FIG. 1 shows an implant 1 according to the present invention which, as opposed to the prior art apparatus (the Harvest Chamber) permits the local administration of a test substance. The implant is of pure titanium and comprises an outer, cylindrical portion 2, with a central recess 2a and a base plate 3. The cylindrical portion is provided with an outer thread 4 for the careful threading of the implant into a bore in the bone tissue. Advantageously, use is made of the atraumatic insertion technique of titanium implants as is previously known from Professor Branemark's maxillary-anchored dental bridges, this constituting a precondition for osseointegration. The outer, cylindrical portion 2 is open at its top and permits an inner, cylindrical portion 5 to be inserted such that this portion rests with its lower end surface 6 against the base plate 3. The inner, central portion 5 is fixedly locked to the outer portion 2 by means of two locking screws 7, 8 which are screwed in place in two threaded holes 3a, 3b in the base plate. On its inner surface, the base plate 3 is provided with a recessed groove 9 which cooperates with a corresponding recesed groove 10 in the lower end surface 6 of the central portion. Two holes 11, 12 diametrically disposed in the circumferential surface of the outer portion also cooperate with the grooved recesses such that a through channel is formed for bone ingrowth. Instead of forming the bone growth channel by two cooperating recessed grooves 9, 10 in the base plate and the central portion, respectively, the channel may also be formed by a grooved recess in the central portion, while the interior defining surface of the base plate is planar. In such instance, the grooved recess in the central portion is made slightly deeper.
The central portion 5 further includes a liquid reservoir 13 which is in communication with the bone growth channel through a narrow capillary aperture 14, a so-called diffusion capillary, in the bottom of the reservoir (see FIG. 2). Hereby, administration, or supply, of test substance will be effected without, at the same time, causing liquid flow to the channel. At its top, the liquid reservoir is covered by a cover plate 15 which is locked against the upper end surface 16 of the central portion by the locking screws 7 and 8. Apart from two holes 17 and 18 for the locking screws, the cover plate 15 is also provided with two holes 19 and 20 above the liquid reservoir for hoses 21, 22 for the supply and removal, respectively, of liquid/testing substance. A sealing washer of silicon rubber or the like (not shown) may advantageously be disposed between the cover plate 15 and the upper end surface 16 of the central portion.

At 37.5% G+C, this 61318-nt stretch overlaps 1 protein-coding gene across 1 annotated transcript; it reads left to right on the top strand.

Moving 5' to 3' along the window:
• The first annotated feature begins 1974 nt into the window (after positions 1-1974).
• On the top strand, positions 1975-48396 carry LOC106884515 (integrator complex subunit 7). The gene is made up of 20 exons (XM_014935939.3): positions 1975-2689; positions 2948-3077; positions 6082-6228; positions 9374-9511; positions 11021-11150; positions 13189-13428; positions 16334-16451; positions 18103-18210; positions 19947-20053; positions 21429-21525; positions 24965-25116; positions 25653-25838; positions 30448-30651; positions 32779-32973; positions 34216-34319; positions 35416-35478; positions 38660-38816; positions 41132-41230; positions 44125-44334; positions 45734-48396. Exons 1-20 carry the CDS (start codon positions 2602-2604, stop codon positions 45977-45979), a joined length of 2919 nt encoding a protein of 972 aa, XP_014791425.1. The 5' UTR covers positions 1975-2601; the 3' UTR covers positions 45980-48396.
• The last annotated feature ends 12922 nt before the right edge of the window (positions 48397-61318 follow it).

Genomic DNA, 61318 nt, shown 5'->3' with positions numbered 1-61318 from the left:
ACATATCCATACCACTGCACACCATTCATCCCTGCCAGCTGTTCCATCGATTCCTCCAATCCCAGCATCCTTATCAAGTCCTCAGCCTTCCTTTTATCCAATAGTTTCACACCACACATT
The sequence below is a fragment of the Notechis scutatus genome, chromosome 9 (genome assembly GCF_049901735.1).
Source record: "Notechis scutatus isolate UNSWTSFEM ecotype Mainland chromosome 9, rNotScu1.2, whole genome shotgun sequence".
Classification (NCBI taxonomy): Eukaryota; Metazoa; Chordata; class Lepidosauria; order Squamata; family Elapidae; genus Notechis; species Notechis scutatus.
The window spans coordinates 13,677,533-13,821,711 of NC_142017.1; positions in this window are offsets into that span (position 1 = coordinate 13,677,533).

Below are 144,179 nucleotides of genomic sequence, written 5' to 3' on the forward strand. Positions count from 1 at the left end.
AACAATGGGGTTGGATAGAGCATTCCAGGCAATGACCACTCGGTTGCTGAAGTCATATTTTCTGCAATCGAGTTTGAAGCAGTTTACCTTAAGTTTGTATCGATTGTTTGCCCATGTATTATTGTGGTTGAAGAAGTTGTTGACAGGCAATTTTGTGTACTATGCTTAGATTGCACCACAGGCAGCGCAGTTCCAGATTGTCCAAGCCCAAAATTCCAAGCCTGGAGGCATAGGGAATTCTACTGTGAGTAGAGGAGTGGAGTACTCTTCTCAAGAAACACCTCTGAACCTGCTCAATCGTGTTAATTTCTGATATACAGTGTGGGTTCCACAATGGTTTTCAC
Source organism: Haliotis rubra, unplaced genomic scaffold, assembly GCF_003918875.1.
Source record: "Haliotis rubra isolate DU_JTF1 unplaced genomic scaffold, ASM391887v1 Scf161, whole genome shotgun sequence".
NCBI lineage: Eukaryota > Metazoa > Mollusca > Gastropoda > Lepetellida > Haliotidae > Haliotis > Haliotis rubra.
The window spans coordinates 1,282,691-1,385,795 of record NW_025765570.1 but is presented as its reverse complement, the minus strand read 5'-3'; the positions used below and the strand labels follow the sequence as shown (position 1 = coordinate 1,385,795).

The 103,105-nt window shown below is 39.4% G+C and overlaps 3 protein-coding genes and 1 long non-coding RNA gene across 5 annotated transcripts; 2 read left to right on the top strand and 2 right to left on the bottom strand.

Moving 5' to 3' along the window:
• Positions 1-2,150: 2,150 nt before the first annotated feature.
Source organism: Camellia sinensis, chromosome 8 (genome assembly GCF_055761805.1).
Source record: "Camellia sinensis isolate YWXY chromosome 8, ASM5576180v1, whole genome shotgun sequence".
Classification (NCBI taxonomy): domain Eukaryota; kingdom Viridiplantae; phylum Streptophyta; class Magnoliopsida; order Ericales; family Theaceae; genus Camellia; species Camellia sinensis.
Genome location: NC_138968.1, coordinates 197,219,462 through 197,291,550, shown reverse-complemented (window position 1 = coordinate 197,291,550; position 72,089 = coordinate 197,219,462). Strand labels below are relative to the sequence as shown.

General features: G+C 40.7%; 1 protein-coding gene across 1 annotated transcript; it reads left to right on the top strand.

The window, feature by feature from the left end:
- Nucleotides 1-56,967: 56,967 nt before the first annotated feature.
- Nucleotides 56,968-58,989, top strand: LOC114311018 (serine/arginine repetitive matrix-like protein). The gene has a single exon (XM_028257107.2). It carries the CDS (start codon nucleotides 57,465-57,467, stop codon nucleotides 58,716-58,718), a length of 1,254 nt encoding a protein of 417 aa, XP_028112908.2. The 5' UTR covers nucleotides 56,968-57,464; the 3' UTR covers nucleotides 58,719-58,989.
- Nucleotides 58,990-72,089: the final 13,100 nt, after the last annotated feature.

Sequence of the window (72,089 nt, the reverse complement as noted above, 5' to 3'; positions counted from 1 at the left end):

The liquid reservoir 13 consists of an elongate, diagonally disposed recess in the central portion 5, being of the same orientation as the bone growth channel 9, 10, and with the two locking screws 7 and 8 located on either side of the reservoir. The reservoir extends in a vertical direction down through the central portion 5 so that only a thin partition 6a separates the bottom of the reservoir from the grooved recess 10. The capillary aperture 14 is centrally located in the bottom of the reservoir, while the inlet and outlet hoses have their connections further out towards the edges of the reservoir.
In FIG. 3, the implant is shown surgically inserted in the tibia 23 in the one extremity of an experimental animal, for example a rabbit, such that the bone growth channel is located wholly beneath the defining surface of the bone. The figure shows partly how bone tissue 24 has grown into the channel and partly how the reservoir is filled with the test substance whose bone stimulating/retarding effect is to be examined. In this case, the chamber is connected, through an inlet hose 22, to a subcutaneous, osmotically acting minipump 25 of known type, for example ALZET model 2002, from ALZA Corp., California, USA. Hereby, the test substance may be continually administered for periods of weeks or more, such that a sufficiently high concentration will be maintained in the liquid volume. The outlet hose 21 is opened to subcutis and acts as a drainage.